G major scale on piano is one of the first scales you should learn. And the first one with a sharp in it! (That's F sharp in case you were wondering.)
Learning this scale is essential for your piano journey. G is a very common key to play in and it's the first key on your journey to learning sharps.
On this page we'll go over the notes of the G scale, fingering or finger patterns for right hand and left hand so you can play it well and lay it out with the G scale pictures to top things off.
The G major scale goes from G to G but not all on white notes. We have one black note to play and that's F sharp (F#).
The notes of the G major scale are: G A B C D E F# G
When playing this scale, one of the tricks is to remember this F sharp both going up and going down.
When playing the G major scale on piano, you can use the basic scale fingering that you use for most scales (that start on white notes).
This is the fingering pattern you need to use for the G scale.
Right Hand: 1 2 3 1 2 3 4 5
Left Hand: 5 4 3 2 1 3 2 1
In your right hand when you play this scale, your thumb will cross under finger 3 when going up. (Finger 3 will cross back over when going down.)
In left hand, finger 3 will cross over your thumb when going up. Finger 3 will cross under your thumb when going down.
Fingering for all scales, including the G major scale on piano, can be found in the Complete Book of Scales, Chords and Arpeggios here on Amazon (this is an affiliate link). This is a handy resource when learning scales.
Here are some handy little pictures for the G major scale on piano going both up and back down for the treble clef / right hand and the bass clef / left hand.
When playing the G major scale 2 octaves, you'll need to slightly adjust your fingering so that you can keep going up.
Right Hand 2 Octave Fingering for G Major:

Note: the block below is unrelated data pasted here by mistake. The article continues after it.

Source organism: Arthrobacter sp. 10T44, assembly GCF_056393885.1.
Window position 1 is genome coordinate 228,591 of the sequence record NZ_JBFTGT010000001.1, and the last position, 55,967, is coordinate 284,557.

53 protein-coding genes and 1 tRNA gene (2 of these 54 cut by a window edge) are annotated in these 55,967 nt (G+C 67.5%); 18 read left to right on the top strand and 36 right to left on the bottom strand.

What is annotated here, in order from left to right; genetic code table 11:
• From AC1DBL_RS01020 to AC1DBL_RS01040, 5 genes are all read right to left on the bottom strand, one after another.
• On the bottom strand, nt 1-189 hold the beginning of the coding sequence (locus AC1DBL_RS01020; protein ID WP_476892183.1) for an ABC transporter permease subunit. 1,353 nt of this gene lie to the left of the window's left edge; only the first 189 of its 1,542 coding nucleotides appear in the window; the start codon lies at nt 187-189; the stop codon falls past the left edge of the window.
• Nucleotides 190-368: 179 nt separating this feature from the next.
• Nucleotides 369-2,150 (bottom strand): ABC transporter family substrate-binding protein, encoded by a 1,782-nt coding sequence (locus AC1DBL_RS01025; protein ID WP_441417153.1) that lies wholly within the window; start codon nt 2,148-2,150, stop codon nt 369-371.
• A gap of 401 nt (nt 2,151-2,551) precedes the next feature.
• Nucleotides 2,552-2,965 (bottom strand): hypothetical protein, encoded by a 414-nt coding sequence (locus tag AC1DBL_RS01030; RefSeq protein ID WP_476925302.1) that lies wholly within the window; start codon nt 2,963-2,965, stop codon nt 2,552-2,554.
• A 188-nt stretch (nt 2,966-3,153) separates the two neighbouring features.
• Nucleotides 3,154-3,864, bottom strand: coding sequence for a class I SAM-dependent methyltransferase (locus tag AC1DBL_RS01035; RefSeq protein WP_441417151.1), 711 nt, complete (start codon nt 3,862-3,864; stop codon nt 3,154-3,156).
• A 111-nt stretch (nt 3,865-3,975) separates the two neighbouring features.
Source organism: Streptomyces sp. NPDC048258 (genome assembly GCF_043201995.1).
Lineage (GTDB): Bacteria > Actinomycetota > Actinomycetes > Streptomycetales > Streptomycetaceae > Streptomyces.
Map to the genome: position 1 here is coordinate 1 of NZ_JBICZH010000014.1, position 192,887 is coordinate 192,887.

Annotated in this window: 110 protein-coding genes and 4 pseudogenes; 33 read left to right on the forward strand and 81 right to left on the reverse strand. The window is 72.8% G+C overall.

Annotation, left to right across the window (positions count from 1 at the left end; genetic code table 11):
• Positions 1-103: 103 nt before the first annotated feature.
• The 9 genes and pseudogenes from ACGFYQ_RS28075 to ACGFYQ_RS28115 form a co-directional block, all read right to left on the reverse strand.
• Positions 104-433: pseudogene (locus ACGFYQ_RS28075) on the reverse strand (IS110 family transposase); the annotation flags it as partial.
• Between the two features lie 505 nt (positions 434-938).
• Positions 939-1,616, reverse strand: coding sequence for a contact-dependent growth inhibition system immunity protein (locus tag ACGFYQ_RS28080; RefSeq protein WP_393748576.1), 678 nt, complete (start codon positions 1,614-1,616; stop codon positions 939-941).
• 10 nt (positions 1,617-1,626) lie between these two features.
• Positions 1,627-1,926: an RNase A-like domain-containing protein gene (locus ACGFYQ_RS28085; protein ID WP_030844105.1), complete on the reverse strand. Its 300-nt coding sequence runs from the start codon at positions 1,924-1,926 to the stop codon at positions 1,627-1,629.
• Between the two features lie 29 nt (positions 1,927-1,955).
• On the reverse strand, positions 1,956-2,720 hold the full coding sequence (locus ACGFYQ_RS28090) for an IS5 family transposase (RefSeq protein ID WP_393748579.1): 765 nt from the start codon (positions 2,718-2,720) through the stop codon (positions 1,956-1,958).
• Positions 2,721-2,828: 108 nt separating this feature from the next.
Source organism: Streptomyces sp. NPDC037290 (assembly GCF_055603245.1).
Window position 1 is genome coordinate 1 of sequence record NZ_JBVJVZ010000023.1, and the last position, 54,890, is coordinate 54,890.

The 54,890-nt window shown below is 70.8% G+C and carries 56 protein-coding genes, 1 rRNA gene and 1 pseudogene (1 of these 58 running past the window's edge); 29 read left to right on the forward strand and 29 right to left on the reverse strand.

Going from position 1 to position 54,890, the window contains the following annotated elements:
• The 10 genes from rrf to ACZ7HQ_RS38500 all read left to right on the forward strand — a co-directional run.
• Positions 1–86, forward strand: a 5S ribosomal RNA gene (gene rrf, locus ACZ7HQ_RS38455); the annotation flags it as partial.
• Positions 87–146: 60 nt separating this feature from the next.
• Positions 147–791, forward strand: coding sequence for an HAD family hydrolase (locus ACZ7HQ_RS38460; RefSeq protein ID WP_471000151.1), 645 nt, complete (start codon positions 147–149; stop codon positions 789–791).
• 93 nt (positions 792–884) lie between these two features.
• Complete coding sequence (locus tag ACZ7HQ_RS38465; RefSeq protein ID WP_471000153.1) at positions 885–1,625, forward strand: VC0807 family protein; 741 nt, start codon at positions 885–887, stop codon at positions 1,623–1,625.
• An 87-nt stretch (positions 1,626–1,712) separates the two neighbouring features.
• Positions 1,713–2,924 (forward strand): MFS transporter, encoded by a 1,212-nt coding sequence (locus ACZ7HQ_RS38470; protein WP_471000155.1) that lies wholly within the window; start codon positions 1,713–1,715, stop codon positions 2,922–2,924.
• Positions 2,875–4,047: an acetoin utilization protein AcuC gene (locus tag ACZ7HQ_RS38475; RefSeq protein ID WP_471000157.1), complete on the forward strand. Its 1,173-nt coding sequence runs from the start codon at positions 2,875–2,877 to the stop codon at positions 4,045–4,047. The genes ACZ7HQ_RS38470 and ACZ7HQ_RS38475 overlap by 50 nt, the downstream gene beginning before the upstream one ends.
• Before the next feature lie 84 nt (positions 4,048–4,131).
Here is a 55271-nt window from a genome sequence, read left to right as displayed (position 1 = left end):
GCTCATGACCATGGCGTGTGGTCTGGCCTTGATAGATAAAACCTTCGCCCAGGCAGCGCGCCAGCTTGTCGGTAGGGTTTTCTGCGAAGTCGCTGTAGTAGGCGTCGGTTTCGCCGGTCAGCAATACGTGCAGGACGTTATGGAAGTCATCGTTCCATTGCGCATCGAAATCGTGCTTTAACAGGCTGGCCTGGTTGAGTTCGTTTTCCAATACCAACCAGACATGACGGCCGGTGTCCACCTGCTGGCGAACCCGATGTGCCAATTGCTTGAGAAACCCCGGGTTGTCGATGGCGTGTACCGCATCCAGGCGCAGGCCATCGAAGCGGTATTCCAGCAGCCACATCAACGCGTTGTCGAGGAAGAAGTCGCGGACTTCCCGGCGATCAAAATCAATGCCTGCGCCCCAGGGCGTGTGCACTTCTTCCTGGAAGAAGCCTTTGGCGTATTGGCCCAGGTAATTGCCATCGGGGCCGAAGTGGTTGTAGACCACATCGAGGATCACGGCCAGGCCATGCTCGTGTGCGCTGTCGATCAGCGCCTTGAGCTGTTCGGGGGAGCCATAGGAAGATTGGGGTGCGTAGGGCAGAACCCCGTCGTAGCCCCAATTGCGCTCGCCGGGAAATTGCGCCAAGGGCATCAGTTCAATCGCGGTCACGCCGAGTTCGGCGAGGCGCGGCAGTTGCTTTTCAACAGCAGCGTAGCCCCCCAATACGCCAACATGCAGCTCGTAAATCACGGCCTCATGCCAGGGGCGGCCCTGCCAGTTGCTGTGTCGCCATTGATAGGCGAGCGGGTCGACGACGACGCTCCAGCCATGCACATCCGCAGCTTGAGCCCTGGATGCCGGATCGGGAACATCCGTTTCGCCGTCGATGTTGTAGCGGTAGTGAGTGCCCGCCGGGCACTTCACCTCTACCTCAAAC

Up: 1 2 3 1 2 3 4 1 2 3 1 2 3 4 5
Down: 5 4 3 2 1 3 2 1 4 3 2 1 3 2 1
Left Hand 2 Octave Fingering for G Major:
Up: 5 4 3 2 1 3 2 1 4 3 2 1 3 2 1
Down: 1 2 3 1 2 3 4 1 2 3 1 2 3 4 5
Now that you know the G major scale, you also know the key signature of G major. And that is one sharp - F#.
From now on, any key signature that has sharps in it will have F#. F# is the first of all the sharps.
Another great thing you can learn and understand now that you know the G major scale is the G major chord.
This chord is written as just a G and major chords are built off of the 1st, 3rd and 5th notes of the major scale.
If you look at the picture of the scale, you can see the 1st, 3rd and 5th notes are G B D. Those three notes make the G chord and you can play that now as well.
This week, spend some time practicing your G major scale. If you're not sure how you should be practicing this, check out the page on the Different Ways to Practice Scales.
If you've already been playing hands separately, why not try hands together? Or try going up to 2 octaves. You can also work on speed!
There are also more scales on the 12 major scales page.
Complete Book of Scales, Chords and Arpeggios here on Amazon (this is an affiliate link).
Subscribe below and get free access to the (printable) Ultimate Chord Cheat Sheet.